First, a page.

Long-Run and Short-Run Dynamics among the Sectoral Stock Indices: Empirical ResultsAs the condition of the same order of integration is met, the existence of long-run relationship between the sector indices is examined using the Engle-Granger two-step procedure and the Johansen and Juselius cointegration tests. The findings of the Engle-Granger test are reported in Table 4. According to the results, the null hypothesis of no cointegration is rejected at the 1% level of significance for all combinations of the ISE sector index pairs. This points out that the sector index prices are related in the long-run. Results of the Johansen and Juselius multivariate cointegration tests among six sector indices are given in Table 5.
Trace and maximum eigenvalue statistics show that there are six cointegrating relationships among sector indices. The statistical evidence supports the results obtained through the bivariate Engle and Granger cointegration analysis. The results are also in line with the findings reported by Arbelaez et al., Wang et al. and Patra and Poshakwale for various stock exchanges where sector indices have a tendency to move toward same direction at least in the long-run. This confirms that most of the sectors are more or less influenced by both the macroeconomic indicators and political events in the long-run. This statistically significant long-run relationship between six sector indices supports that there are no benefits from portfolio diversification in terms reduction in risk. In the presence of cointegrated variables, the Granger causality test requires VECM to capture both the short-run dynamics between time-series and their long-run equilibrium relationship. The results of the causality tests through ECM for sectoral indices are reported in Table 6. The lagged error correction terms are statistically significant, suggesting bidirectional causality in the long-run for all sectoral indices except Banking-Holding and Holding-Commerce pairs. Electronic Payday Loans Online

For the short-run dynamics, there is unidirectional causality running from Banking to Chemistry, Holding and Communication. This reveals that the Banking sector seems to be the most dominant and leading sector in the ISE. This strong influence can be explained by banking sector’s market capitalization value of 44 billion TL and its approximately 41% share of the total market capitalization of the ISE-100 index as of January 31, 2011. The Banking sector index includes 17 banks and they represent 30% of the total trading volume in the ISE in 20102. There is also bidirectional causality between Holding and Commerce whereas unidirectional causality from Chemistry to Commerce. Having a better knowledge of the nature of the sub-sector relationships is crucial for considerable number of market participants to make optimal portfolio allocation decisions across sectors. The noticeable correlation among sub-sector indices shows that the benefits of portfolio diversification diminish or may even completely disappear in ISE.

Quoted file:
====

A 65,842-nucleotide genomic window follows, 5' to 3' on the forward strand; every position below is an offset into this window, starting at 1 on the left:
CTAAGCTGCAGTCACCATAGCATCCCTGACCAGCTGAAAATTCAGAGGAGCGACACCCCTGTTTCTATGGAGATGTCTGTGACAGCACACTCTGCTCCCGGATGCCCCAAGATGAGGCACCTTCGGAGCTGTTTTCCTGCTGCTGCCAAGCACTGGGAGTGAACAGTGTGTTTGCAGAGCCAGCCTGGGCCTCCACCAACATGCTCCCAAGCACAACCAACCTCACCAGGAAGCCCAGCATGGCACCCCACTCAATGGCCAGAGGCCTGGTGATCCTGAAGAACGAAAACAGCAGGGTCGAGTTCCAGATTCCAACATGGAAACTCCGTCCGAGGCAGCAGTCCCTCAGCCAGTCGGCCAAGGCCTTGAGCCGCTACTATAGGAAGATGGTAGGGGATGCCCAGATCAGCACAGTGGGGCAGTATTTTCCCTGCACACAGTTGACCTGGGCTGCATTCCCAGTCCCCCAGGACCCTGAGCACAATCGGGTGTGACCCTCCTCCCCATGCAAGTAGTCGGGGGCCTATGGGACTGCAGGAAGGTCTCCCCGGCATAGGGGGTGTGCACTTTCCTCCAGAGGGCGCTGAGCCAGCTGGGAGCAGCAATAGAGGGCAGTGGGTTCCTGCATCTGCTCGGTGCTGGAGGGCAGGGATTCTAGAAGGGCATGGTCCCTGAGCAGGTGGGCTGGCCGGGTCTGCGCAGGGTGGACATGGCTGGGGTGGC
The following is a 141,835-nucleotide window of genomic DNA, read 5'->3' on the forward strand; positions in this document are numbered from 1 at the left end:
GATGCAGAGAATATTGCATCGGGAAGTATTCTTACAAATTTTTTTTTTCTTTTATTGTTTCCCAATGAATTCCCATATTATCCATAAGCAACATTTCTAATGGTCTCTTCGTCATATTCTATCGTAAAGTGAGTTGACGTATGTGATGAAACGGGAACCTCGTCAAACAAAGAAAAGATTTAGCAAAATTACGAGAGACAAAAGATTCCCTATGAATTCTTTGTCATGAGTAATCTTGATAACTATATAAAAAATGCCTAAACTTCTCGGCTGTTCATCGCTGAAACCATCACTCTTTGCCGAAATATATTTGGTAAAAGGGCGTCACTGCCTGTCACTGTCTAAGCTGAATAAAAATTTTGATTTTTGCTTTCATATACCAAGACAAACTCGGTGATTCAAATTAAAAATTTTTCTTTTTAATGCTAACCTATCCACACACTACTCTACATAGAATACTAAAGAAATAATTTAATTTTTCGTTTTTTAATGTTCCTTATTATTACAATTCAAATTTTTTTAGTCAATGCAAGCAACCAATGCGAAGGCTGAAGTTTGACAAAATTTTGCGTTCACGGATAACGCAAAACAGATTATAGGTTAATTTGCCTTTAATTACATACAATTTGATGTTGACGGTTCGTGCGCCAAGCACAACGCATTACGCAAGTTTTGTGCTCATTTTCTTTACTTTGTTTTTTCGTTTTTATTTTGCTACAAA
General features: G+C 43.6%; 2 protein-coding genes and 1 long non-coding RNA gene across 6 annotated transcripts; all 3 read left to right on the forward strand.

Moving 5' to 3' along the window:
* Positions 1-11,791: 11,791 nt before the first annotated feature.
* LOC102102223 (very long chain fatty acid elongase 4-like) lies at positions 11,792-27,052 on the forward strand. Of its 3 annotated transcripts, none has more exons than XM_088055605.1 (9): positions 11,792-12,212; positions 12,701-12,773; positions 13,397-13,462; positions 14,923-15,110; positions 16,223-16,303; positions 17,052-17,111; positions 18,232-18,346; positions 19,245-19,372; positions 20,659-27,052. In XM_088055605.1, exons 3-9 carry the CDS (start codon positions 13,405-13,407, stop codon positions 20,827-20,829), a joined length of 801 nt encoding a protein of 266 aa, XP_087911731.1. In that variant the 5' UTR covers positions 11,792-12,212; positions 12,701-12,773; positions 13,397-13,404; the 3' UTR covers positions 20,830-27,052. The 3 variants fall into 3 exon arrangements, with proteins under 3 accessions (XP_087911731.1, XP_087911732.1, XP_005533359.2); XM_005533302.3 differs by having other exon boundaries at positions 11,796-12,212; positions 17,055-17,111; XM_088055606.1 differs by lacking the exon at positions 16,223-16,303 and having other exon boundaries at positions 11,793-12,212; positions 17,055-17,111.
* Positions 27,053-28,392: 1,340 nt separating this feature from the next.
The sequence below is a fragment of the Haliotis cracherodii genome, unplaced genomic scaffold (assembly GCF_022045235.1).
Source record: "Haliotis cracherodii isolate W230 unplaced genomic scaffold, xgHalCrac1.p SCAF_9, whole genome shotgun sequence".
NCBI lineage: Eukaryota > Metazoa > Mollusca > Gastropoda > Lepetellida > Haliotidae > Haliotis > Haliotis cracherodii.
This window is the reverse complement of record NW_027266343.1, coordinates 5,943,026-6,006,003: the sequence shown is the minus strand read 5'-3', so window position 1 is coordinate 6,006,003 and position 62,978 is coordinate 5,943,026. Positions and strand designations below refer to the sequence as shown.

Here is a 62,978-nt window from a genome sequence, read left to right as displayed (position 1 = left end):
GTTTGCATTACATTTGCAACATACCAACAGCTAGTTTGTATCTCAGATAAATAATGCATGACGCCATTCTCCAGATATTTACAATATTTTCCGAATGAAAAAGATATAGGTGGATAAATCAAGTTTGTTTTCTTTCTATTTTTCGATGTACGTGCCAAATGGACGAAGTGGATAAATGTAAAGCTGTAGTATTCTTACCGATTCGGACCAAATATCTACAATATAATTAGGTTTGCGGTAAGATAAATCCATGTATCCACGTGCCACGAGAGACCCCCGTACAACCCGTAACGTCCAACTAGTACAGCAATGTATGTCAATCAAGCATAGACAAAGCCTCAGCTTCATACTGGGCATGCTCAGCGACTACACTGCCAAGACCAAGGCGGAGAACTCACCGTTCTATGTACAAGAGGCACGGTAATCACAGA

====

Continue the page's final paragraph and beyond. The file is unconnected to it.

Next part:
Table-4: The Results of Engle and Granger Cointegration Test

Index pairs ADF k
XBANK- XKMYA -46.994 0
XBANK – XHOLD -48.421 0
XBANK – XMANA -47.248 0
XBANK – XTCRT -21.710 5
XBANK – XILTM -29.030 2
XHOLD – XMANA -48.767 0
XHOLD – XKMYA -33.960 1
XHOLD – XTCRT -21.868 5
XHOLD – XILTM -33.025 1
XMANA – XKMYA -50.569 0
XMANA – XTCRT -49.046 0
XMANA – XILTM -48.890 0
XKMYA – XTCRT -51.126 0
XKMYA – XILTM -21.332 5
XTCRT – XILTM -21.952 5

Table-5: The Results of Johansen-Juselius Maximum Likelihood Cointegration Tests

Maximum eigenvalue test Trace test
Null Alternative Statistic 95%criticalvalue Null Alternative Statistic 95%criticalvalue
r = 0 r = 1 537.15 43.41 r = 0 r > 1 853.28 107.34
r < 1 r = 2 509.88 37.16 r < 1 r > 2 816.12 79.34
r < 2 r = 3 485.85 30.81 r < 2 r > 3 806.24 55.24
r < 3 r = 4 469.96 24.25 r < 3 r > 4 520.39 35.01
r < 4 r = 5 434.34 17.14 r < 4 r > 5 850.42 18.39
r < 5 r = 6 416.08 3.84 r < 5 r > 6 416.08 3.84

Table-6: The results of Granger Causality through ECM

Index Pairs F-statistics Causal Inference EC (t-1)
1 XBANK – XKMYA 2. 328 X causes Y 0.624 (27.047)
XKMYA – XBANK 0. 007 No causality 0.253 (8.268)
2 XBANK – XHOLD 2.861 X causes Y 0.042 (0.639
XHOLD – XBANK 1.236 No causality -0.934 (-13.258)
3 XBANK – XMANA 1.622 No causality 0.496 (31.020)
XMANA – XBANK 0.013 No causality 0.231 (12.550)
4 XBANK – XTCRT 0.009 No causality 0.297 (5.073)
XTCRT-XBANK 2.023 No causality -0.702 (-9.727)
5 XBANK – XILTM 2.854 X causes Y -0.287 (-24.833)
XILTM – XBANK 0.916 No causality -0.198 (-18.259)
6 XHOLD – XMANA 0.372 No causality 0.825 (26.227)
XMANA – XHOLD 0.147 No causality 0.254 (7.855)
7 XHOLD – XKMYA 1.549 No causality 0.833 (14.240)
XKMYA – XHOLD 1.136 No causality 0.153 (2.297)
8 XHOLD – XTCRT 3.025 Bidirectional 0.723 (12.886)
XTCRT – XHOLD 2.716 Bidirectional -0.099 (-1.505)
9 XHOLD – XILTM 0.893 No causality 0.176 (29.901)
XILTM – XHOLD 0.152 No causality 0.082 (15.395)
10 XMANA – XKMYA 1.213 No causality 0.586 (28.927)
XKMYA – XMANA 0.603 No causality 0.247 (9.151)
11 XMANA – XTCRT 0.312 No causality -0.232 (-6.961)
XTCRT – XMANA 1.671 No causality -1.096 (-30.881)
12 XMANA – XILTM 0.912 No causality -0.189 (-35.890)
XILTM – XMANA 0.783 No causality -0.116 (-22.478)
13 XKMYA – XTCRT 2.693 X causes Y -0.260 (-4.889)
XTCRT – XKMYA 1.264 No causality -1.214 (-24.092)
14 XKMYA – XILTM 0.976 No causality -0.536 (-33.982)
XILTM – XKMYA 0.389 No causality -0.347 (-28.088)
15 XTCRT – XILTM 1.109 No causality 0.447 (28.264)
XILTM – XTCRT 0.799 No causality 0.090 (7.048)